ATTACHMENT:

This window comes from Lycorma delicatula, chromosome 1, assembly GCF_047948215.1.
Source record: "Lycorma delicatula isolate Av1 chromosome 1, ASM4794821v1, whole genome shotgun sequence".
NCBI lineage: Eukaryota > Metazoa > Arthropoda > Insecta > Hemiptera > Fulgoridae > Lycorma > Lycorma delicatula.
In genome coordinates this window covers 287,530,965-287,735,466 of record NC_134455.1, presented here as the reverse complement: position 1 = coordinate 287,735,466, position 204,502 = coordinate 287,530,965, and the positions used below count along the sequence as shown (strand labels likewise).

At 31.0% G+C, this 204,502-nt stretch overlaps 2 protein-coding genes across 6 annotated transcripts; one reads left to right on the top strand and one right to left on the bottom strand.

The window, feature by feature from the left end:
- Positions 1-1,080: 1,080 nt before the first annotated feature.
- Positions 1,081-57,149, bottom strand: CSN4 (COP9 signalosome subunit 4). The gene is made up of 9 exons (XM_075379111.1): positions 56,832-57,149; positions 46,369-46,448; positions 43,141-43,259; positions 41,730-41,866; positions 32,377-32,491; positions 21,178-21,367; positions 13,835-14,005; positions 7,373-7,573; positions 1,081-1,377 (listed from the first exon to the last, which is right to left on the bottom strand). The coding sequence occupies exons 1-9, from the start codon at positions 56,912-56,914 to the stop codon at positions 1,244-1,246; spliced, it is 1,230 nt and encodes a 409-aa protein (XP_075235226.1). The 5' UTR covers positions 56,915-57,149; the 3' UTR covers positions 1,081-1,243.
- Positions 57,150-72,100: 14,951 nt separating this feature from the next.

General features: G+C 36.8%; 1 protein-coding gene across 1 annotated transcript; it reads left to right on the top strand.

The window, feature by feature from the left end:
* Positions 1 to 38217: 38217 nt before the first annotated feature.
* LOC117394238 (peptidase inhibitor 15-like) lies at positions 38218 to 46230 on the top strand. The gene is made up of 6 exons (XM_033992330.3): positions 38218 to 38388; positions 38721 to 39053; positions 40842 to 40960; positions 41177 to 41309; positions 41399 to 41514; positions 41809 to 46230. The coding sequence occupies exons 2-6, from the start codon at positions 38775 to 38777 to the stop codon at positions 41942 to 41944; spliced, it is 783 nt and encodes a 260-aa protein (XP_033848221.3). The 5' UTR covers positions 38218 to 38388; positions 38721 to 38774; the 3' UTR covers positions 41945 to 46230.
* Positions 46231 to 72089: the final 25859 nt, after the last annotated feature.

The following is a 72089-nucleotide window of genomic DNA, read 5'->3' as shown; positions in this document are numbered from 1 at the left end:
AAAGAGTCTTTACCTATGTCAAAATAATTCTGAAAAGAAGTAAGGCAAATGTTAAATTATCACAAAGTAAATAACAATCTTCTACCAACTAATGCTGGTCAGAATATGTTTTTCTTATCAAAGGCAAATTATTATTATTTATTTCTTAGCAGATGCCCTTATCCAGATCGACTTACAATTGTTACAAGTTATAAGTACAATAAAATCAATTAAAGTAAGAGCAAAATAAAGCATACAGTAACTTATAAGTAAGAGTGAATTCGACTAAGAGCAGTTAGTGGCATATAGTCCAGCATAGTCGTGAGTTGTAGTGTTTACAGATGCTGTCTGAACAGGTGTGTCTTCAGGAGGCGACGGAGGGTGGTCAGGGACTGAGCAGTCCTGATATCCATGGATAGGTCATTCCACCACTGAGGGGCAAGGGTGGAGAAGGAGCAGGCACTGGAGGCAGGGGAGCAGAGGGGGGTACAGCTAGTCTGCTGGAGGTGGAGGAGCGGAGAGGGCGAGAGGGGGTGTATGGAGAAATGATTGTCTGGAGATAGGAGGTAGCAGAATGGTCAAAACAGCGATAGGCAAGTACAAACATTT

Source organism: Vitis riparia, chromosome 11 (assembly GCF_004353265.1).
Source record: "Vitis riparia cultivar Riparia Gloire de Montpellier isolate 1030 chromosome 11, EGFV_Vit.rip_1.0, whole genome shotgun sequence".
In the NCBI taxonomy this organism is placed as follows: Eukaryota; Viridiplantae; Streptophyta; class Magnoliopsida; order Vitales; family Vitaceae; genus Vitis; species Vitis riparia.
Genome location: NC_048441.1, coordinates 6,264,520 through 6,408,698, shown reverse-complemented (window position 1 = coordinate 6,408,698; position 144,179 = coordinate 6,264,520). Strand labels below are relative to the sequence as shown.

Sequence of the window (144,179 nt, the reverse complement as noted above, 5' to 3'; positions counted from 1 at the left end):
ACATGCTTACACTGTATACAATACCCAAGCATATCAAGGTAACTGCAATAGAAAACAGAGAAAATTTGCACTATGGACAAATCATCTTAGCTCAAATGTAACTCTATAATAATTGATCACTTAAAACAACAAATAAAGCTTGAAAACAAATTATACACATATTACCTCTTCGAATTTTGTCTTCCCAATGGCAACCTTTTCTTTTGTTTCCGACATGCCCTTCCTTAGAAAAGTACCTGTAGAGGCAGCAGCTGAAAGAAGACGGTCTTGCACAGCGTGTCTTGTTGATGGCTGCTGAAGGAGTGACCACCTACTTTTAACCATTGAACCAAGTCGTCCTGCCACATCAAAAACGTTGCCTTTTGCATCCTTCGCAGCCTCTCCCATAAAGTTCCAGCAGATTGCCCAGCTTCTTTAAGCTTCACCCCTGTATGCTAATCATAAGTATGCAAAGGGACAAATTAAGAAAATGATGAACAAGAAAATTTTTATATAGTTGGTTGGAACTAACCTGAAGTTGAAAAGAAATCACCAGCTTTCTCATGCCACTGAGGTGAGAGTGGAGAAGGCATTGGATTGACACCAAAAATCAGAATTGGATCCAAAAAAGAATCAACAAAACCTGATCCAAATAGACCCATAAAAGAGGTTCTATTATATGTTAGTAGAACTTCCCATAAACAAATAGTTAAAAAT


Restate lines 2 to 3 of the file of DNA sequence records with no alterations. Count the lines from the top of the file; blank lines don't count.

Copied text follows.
Source record: "Lycorma delicatula isolate Av1 chromosome 1, ASM4794821v1, whole genome shotgun sequence".
NCBI lineage: Eukaryota > Metazoa > Arthropoda > Insecta > Hemiptera > Fulgoridae > Lycorma > Lycorma delicatula.